After Rep. Paul Ryan faced a handful of boos at a largely calm town hall meeting the other day, Rep. Nancy Pelosi released a statement crowing, “Chairman Ryan, the people, including your constituents, are talking. Are you listening?”
Pelosi might want to take her own advice and listen to the standing ovation Ryan received for his budget plan at a town hall in Greenfield, Wisconsin, earlier today. The Weekly Standard’s John McCormick caught the video:
“Ryan faced a larger number of hecklers at this event than previous ones,” McCormick says, “but they were just a sliver of the max capacity crowd. The vast majority of those present stood and applauded Ryan after one constituent rose to thank the congressman for producing his plan to rein in the federal budget.”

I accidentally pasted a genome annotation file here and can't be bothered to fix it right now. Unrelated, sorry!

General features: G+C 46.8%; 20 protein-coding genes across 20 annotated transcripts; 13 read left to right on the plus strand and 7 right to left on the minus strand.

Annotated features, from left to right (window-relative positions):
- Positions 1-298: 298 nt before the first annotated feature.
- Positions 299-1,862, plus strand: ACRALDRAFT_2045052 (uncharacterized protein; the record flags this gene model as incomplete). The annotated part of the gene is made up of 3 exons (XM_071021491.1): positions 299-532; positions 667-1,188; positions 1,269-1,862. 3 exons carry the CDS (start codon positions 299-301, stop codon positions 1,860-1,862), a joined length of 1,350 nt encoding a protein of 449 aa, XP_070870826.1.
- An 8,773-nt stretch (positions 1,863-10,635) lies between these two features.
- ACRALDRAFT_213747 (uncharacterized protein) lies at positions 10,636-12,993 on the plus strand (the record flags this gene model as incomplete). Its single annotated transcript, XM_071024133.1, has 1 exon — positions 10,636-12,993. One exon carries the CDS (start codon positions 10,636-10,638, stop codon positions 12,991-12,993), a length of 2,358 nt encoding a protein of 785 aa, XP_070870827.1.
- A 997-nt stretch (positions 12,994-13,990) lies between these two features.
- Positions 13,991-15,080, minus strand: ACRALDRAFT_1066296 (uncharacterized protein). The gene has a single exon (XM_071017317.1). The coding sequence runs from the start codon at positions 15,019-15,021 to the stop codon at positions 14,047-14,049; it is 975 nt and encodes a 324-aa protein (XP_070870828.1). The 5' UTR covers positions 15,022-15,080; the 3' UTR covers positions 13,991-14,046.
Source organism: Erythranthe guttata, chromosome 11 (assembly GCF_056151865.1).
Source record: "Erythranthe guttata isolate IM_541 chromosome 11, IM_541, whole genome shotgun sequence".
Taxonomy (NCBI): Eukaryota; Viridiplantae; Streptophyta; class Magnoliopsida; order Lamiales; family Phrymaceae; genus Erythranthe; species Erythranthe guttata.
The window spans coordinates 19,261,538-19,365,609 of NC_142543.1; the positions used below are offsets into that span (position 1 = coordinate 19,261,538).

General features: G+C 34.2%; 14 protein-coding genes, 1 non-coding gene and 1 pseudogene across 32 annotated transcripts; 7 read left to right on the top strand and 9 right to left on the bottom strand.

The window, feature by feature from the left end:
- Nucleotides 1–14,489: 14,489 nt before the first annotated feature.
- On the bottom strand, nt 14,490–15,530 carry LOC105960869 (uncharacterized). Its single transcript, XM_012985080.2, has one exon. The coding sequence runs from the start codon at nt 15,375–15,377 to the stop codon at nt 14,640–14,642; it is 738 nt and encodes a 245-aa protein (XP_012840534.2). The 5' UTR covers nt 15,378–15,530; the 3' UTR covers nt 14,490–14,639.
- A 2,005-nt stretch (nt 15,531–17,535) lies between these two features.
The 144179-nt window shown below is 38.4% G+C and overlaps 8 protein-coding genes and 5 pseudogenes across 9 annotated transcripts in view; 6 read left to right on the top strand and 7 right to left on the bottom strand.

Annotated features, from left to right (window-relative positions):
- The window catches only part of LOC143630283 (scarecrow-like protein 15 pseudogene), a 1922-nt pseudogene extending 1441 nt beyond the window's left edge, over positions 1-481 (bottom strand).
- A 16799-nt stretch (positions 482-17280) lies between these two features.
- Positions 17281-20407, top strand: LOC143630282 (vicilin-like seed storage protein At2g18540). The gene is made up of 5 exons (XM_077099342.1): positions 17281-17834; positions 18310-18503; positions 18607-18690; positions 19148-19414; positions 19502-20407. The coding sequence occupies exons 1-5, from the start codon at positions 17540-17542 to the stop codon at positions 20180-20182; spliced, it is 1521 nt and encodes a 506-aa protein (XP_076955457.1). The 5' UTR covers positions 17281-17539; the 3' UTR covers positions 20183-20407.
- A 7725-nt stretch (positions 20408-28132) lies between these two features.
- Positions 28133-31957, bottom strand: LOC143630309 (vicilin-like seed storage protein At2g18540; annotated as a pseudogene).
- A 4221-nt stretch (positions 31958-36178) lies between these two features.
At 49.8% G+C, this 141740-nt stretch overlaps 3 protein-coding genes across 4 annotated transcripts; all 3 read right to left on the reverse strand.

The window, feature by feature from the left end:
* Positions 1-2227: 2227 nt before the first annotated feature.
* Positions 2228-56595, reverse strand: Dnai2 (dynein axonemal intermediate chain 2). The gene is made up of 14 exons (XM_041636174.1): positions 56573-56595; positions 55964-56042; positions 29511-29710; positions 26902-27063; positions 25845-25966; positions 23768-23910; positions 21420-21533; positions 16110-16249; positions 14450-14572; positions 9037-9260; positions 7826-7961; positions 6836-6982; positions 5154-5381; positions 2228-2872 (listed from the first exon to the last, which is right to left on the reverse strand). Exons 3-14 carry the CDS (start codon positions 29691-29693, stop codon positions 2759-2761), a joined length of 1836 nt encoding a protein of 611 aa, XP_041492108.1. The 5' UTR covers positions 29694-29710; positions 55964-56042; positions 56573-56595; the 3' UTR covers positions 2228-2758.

That there is opposition to Ryan’s budget at town hall meetings is hardly surprising—Americans aren’t politically monolithic. It would be suspicious if all of Ryan’s constituents supported his plan. But the media’s attempt to depict this mild opposition as a major news story shows to what extent reporters rely upon predetermined narratives. Comparing the current atmospheres at town hall meetings to the atmosphere in 2009 may be a great way to frame a news story, but it doesn’t mesh with reality.